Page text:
MOOSE? Yes, Moose When a movie director tries to capture the life of a moose on film, he's in for a big surprise. It turns out the moose has a dream bigger then just being a moose--he wants to be an astronaut and go to the moon. Read more...
MOOSE? Yes, Moose When a movie director tries to capture the life of a moose on film, he's in for a big surprise. It turns out the moose has a dream bigger then just being a moose--he wants to be an astronaut and go to the moon.
His forest friends step in to help him, and action ensues. Lots of action. Like a lacrosse-playing grandma, a gigantic slingshot into space, and a flying, superhero chipmunk.
In this hilarious romp, Richard T. Morris and bestselling illustrator Tom Lichtenheld remind us to dream big and, when we do, to aim for the moon.
Publishers Weekly® Reviews
- Reviewed in: Publishers Weekly, page .
- Review Date: 2014-02-24
- Reviewer: Staff
Morris (Bye-Bye, Baby!) and Lichtenheld (Steam Train, Dream Train) preside over loud and cheerful mayhem as animal moviemakers try to film a serious moose documentary (“This is the mighty moose,” it opens) but are thwarted by a group of stars that refuse to be typecast. Their subject, wearing a homemade space helmet, announces that he wants to be an astronaut. In lipstick and pearls, Grandmother Moose says that she always wanted to be a lacrosse goalie: “Go ahead! Whip a shot in!” she challenges, “I’ll stiff you, sonny!” Defying the documentary project and its bossy, imperious director, the other woodland creatures (including a giraffe with medical aspirations) conspire to send the astronaut moose into space with an oversize rubber band: “SPROING!” Deadpan delivery, sharp timing, and Lichtenheld’s antic artwork all contribute to high-octane entertainment that also addresses defying expectations, not to mention gravity. Amid the fun, the punchline (the duck director’s realization that he isn’t acting any more “natural” than the moose is) offers an opportunity to discuss double standards. Ages 3–6. Author’s agent: Alice Tasman, Jean V. Naggar Literary Agency. Illustrator’s agent: Amy Rennert, Amy Rennert Agency. (May)
Go your own way
Featuring creatures with outsize personalities whose slightly subversive behavior is hugely hilarious, the picture books featured below are about defying expectations and bending the rules. Young readers, show the world who you really are!
Delightfully demonstrating the adage that there’s “nothing to fear but fear itself,” Jill Esbaum’s I Am Cow, Hear Me Moo! is a triumphant tale of self-reliance that features, of all creatures, a cow. In the barnyard one day, Nadine boasts about her own bravery, impressing her cow comrades, Starla and Nanette. To test her courage, the two suggest a trek to the forest. Nadine is game, although the sight of the woods—overgrown, dark and dense—quickly sparks fear in her heart. Nadine discovers that she loves the woods, but when she becomes separated from her friends and night falls, she’s terrified. With a twitch of her own tail, she spooks herself and takes off at a mad trot. But she soon bumps into her buddies, who were hopelessly lost. Convinced that Nadine saved them, they celebrate her as a hero—not quite the truth, Nadine knows, but close enough! Esbaum’s rollicking, rhymed lines give this inspiring story momentum, while Gus Gordon’s clever mixed-media illustrations will draw the kiddos in for a closer look. Who knew that fear could be fun?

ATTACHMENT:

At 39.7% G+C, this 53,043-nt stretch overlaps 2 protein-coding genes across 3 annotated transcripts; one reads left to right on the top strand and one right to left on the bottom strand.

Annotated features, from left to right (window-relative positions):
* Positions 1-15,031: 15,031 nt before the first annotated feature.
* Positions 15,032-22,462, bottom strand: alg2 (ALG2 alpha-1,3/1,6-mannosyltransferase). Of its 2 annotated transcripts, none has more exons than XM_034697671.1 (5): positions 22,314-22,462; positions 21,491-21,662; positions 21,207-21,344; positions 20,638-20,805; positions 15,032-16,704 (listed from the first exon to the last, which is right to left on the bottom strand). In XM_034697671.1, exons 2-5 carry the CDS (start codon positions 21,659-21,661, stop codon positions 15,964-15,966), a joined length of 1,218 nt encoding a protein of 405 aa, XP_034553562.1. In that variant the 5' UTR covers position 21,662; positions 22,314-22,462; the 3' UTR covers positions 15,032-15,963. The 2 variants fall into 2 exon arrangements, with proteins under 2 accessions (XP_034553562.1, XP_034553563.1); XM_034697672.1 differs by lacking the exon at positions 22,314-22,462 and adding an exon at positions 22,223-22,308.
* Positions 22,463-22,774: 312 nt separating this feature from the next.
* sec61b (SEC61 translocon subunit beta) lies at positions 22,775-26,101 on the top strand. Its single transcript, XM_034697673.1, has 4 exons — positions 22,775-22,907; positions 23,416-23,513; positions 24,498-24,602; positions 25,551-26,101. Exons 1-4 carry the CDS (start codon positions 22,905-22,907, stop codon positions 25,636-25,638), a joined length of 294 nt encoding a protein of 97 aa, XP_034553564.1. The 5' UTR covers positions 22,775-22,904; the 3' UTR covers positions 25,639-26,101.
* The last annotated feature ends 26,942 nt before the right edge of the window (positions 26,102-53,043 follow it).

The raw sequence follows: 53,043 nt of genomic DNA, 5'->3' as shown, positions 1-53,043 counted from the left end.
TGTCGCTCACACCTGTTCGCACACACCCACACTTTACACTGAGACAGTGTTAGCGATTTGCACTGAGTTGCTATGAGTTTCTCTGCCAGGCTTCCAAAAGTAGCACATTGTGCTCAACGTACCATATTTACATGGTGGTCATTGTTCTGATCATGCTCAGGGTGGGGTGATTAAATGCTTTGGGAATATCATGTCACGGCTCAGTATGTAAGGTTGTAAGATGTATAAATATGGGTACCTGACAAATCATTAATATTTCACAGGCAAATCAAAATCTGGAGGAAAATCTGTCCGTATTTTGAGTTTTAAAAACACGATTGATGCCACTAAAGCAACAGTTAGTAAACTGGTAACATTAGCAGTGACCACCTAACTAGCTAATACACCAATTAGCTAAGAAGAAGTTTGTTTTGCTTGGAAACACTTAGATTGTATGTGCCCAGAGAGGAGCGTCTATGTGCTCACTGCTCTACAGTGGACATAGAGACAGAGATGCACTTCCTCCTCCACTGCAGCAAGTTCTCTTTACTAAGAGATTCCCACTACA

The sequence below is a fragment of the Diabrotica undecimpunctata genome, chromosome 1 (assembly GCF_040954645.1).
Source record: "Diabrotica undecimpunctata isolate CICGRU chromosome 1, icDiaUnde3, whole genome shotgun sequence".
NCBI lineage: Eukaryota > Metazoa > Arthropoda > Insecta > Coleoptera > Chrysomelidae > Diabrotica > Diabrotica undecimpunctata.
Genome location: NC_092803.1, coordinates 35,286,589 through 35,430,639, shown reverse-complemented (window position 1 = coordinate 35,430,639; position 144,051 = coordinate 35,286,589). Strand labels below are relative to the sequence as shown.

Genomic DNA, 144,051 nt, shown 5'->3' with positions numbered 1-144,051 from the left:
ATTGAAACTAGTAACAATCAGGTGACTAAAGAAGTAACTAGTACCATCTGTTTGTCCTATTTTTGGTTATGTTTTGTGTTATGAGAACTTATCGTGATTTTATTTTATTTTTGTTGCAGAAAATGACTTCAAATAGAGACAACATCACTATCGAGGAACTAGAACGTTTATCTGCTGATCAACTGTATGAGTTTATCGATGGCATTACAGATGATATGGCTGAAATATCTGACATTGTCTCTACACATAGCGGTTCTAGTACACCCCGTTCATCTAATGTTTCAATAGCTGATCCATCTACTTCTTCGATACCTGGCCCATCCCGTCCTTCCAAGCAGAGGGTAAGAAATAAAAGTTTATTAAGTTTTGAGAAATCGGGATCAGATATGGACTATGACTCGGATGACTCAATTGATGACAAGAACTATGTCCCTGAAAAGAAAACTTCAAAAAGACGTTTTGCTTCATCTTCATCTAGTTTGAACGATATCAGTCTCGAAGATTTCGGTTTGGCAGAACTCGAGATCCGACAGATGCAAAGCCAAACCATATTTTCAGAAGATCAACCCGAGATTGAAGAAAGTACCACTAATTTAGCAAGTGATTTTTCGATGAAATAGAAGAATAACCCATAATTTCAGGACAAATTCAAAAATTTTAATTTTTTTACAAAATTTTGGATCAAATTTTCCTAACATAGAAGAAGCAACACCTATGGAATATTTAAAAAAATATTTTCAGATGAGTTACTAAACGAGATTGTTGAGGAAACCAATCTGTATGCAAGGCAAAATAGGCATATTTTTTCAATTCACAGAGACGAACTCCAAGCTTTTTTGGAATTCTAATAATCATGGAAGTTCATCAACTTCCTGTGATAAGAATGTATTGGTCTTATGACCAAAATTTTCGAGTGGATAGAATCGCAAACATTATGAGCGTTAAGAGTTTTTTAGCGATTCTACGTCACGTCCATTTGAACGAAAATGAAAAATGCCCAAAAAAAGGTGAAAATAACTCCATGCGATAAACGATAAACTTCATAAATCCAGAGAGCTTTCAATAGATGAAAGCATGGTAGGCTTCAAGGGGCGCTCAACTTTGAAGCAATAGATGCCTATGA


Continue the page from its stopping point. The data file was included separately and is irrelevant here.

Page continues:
And the Best Comedy Award goes to . . . Richard T. Morris and Tom Lichtenheld for their screwball offering, This Is a Moose. Set in the woods during the shooting of a movie, this zany tale is the story of a star who eludes the typecasting trap and pursues new dreams. The lead, a moose with broad antlers and a defiant stance, has something to declare: He wants to be an astronaut! Clad as a spaceman, he steps before the camera, causing the director to call “cut”—the first of many such eruptions, as the star and his animal pals usurp the production. With gags aimed at grownups, showbiz jokes and a quintessential dictator-director, this is a brilliant send-up of cinema culture. On this set, a bear serves as gaffer, a chimp mans the camera, and a kangaroo wields the clapper. Lichtenheld is the real director here: His antic illustrations in ink, pencil and gouache make Moose a future classic. Readers will applaud this behind-the-scenes movie spoof.
HOW-TO HIGH JINKS
Camp Rex, Molly Idle’s madcap sleepaway adventure, features the blue-eyed tykes from her previous book, Tea Rex. This time around, the proceedings are less civilized, as blonde and beaming Cordelia and her impish younger brother (with teddy bear in tow) rough it in the wilderness with four grinning, agreeable dinosaurs. No regulation troupe, this! Led by the granddaddy of them all, T. Rex, whose kit consists of a red neckerchief and a minuscule scout hat, the gang goes on a march and (after some inexpert attempts at pitching tents) sets up camp. When it comes time to gather round the fire, T. Rex tears a tree from the ground, attaches marshmallows to the roots and gets to roasting! Idle plays it straight in the text, adopting a serious, how-to-camp tone that stands in hilarious contrast to her genius drawings. This is an irresistible trip readers will want to go on again and again.